Because I watched a friend go through a horrible illegal abortion in 1966 I know the cost of unwanted pregnancy and the desperation it can cause and the tragic consequences. It seems to me almost ludicrous that we are at this point as a result of the Hobby Lobby case, or the religious college case or the cases that will now be brought one after the other, where we are going to fight for something my dear yet right wing mother assumed was just and good. And given this, and given the seeming intractable problem of rape in the military and rape on college campuses across the country, we have to wonder what is happening to the rights of women in general here. In my conspiratorial moments I feel the gut churning fear I felt upon being assaulted so long ago: that there would be no one to understand the experience and that there would be blame and shame heaped on me. Is there, under this attempt to limit women’s right to choice in pregnancy ( I am not talking here about abortion but trying to keep this on the subject of contraception) a strong crazy male cadre out there along with their female allies, who truly do not want to see women as full and equal citizens to their male counterparts?
Because this is how it feels some days, that women and men who believe in the common sense of a universal right of a woman to have power over her body, are outnumbered. We are outnumbered by powerful men on the Supreme court and by those who have limitless millions to pour into the coffers of those who are fighting against such a right.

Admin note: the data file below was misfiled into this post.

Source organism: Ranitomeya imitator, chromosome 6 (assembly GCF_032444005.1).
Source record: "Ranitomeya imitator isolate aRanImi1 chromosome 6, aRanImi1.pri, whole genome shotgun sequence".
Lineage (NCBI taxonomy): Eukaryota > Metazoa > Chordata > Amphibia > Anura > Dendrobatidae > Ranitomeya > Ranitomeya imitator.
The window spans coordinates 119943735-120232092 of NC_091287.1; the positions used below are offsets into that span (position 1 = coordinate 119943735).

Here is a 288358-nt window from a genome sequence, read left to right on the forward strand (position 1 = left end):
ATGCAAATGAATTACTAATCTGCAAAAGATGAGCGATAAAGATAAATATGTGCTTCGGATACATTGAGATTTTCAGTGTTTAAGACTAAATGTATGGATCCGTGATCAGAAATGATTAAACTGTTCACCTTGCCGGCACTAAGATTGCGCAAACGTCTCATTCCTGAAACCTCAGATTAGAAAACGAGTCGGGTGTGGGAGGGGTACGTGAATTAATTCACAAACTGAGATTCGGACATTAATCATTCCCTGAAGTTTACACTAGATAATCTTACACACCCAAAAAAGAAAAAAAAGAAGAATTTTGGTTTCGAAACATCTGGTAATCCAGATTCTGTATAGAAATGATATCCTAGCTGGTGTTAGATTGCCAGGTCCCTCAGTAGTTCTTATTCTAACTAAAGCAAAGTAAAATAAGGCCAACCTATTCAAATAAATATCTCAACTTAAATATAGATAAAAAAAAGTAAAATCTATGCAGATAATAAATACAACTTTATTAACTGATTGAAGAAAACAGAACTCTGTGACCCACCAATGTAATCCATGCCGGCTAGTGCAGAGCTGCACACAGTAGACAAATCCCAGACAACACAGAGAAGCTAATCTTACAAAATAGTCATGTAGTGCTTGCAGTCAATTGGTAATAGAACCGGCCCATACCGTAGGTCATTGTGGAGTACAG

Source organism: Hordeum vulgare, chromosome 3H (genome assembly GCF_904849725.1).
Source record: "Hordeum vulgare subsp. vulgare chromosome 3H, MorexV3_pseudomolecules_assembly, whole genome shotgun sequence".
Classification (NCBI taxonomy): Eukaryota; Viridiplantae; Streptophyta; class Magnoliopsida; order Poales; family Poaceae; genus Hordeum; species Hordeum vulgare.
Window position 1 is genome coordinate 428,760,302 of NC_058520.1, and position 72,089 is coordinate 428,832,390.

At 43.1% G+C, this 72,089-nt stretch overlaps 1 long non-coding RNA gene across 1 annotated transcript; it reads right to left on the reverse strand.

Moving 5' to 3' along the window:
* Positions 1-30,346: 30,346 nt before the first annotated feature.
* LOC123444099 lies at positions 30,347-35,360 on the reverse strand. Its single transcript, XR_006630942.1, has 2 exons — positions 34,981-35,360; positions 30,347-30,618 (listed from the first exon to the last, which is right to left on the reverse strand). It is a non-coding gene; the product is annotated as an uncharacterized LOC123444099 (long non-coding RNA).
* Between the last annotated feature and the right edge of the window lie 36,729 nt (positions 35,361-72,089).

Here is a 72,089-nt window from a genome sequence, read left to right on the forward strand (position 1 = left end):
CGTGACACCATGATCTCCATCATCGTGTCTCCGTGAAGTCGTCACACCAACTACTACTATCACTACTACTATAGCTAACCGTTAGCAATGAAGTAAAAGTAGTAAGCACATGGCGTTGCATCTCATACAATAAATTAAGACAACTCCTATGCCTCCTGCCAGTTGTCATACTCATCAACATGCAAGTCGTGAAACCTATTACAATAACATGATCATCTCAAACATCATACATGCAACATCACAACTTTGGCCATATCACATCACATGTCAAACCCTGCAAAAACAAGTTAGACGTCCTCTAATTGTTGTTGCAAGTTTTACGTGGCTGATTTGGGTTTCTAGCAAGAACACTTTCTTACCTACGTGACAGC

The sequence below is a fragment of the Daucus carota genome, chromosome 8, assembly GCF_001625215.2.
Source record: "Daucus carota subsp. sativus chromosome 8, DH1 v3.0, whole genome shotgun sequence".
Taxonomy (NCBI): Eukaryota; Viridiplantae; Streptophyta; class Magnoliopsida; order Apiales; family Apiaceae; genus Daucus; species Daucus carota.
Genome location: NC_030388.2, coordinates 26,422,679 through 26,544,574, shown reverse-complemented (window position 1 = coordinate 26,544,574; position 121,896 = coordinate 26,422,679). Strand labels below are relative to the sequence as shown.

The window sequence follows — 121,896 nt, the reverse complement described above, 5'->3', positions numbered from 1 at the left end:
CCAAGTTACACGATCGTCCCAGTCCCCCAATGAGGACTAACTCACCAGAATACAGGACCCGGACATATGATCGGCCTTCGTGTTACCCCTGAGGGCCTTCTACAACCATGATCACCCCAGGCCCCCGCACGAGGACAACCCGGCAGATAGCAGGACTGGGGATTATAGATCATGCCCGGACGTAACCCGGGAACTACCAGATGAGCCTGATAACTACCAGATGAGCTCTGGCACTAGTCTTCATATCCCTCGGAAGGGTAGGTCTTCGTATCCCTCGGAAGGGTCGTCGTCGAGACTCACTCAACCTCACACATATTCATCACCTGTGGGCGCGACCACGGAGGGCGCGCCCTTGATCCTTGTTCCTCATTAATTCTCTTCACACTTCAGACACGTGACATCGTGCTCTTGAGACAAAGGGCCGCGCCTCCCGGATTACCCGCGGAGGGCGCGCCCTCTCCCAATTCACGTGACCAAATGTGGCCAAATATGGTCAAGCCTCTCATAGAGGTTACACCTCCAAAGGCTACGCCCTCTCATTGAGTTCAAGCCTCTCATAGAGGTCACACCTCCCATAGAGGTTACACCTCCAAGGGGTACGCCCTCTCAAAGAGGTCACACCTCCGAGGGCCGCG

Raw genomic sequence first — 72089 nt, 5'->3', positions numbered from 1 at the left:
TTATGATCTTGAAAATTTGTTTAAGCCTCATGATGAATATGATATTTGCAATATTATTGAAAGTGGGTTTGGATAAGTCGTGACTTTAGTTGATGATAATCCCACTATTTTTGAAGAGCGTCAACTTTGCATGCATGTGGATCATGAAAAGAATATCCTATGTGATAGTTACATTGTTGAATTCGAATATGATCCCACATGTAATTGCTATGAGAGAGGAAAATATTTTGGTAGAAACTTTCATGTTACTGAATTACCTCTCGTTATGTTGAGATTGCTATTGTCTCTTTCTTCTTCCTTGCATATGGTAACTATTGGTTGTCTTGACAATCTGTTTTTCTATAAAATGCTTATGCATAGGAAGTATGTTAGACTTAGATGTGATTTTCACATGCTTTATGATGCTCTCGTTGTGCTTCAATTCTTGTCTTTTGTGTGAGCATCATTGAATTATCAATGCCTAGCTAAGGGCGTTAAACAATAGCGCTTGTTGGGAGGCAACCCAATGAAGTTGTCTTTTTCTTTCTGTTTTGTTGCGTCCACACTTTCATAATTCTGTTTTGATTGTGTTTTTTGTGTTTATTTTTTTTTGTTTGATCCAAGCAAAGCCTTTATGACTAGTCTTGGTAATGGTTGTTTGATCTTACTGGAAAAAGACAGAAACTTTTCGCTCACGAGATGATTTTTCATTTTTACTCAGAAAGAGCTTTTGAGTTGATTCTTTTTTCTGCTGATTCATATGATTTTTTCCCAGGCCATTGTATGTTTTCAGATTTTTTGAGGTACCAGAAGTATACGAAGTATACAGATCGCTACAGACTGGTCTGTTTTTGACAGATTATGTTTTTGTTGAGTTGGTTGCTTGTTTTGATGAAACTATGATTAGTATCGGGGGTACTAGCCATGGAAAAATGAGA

I have been thinking about shame lately, about the internal feeling you have when you do something very wrong and cannot undo it; or the kind of shame where the weight of your upbringing and those around you, convince you of a being at fault when you were powerless to fight. Somehow it was your actions that caused the rape, the beating, the bullying. There is also a more abstract shame and that is the shame in one’s country. I have experienced the first two and I know how paralyzing they can be. Now I am feeling the shame of living in a country that not only wants to deny women their full rights as autonomous beings, but is proving to be cold and unfeeling toward children as well. I am not sure if there is a connection here, but when policies and actions negatively affect women and children, when we see a nation that wreaks havoc upon the land and ignores the plight of those in poverty, I can’t help but wonder if we have lost our standing as a good and just nation entirely, if we ever had it.
At one timeI believed that women had a more compassionate and open mind when it came to children, to the earth. While I am not sure this is so true and at the very least is a huge generalization, I do find that our policies, our selfish and cruel outbursts, our ignorance of women’s history, have combined these past weeks to convince me we are a country that in ignoring the pleas of six year old Hondurans on our shores and the simple demand for human rights by our women, is a place that has lost its integrity and worse, its humanity.
We have witnessed this before: in genocide of Native Americans and African Americans. We witnessed it when we turned away the boatload of Jewish children during WWII who had escaped the holocaust, forcing it to go back to Europe where those children eventually died in Auschwitz. In our arrogance, be it toward women and their bodies, toward children and their desperation, we don’t learn. My mother would be horrified.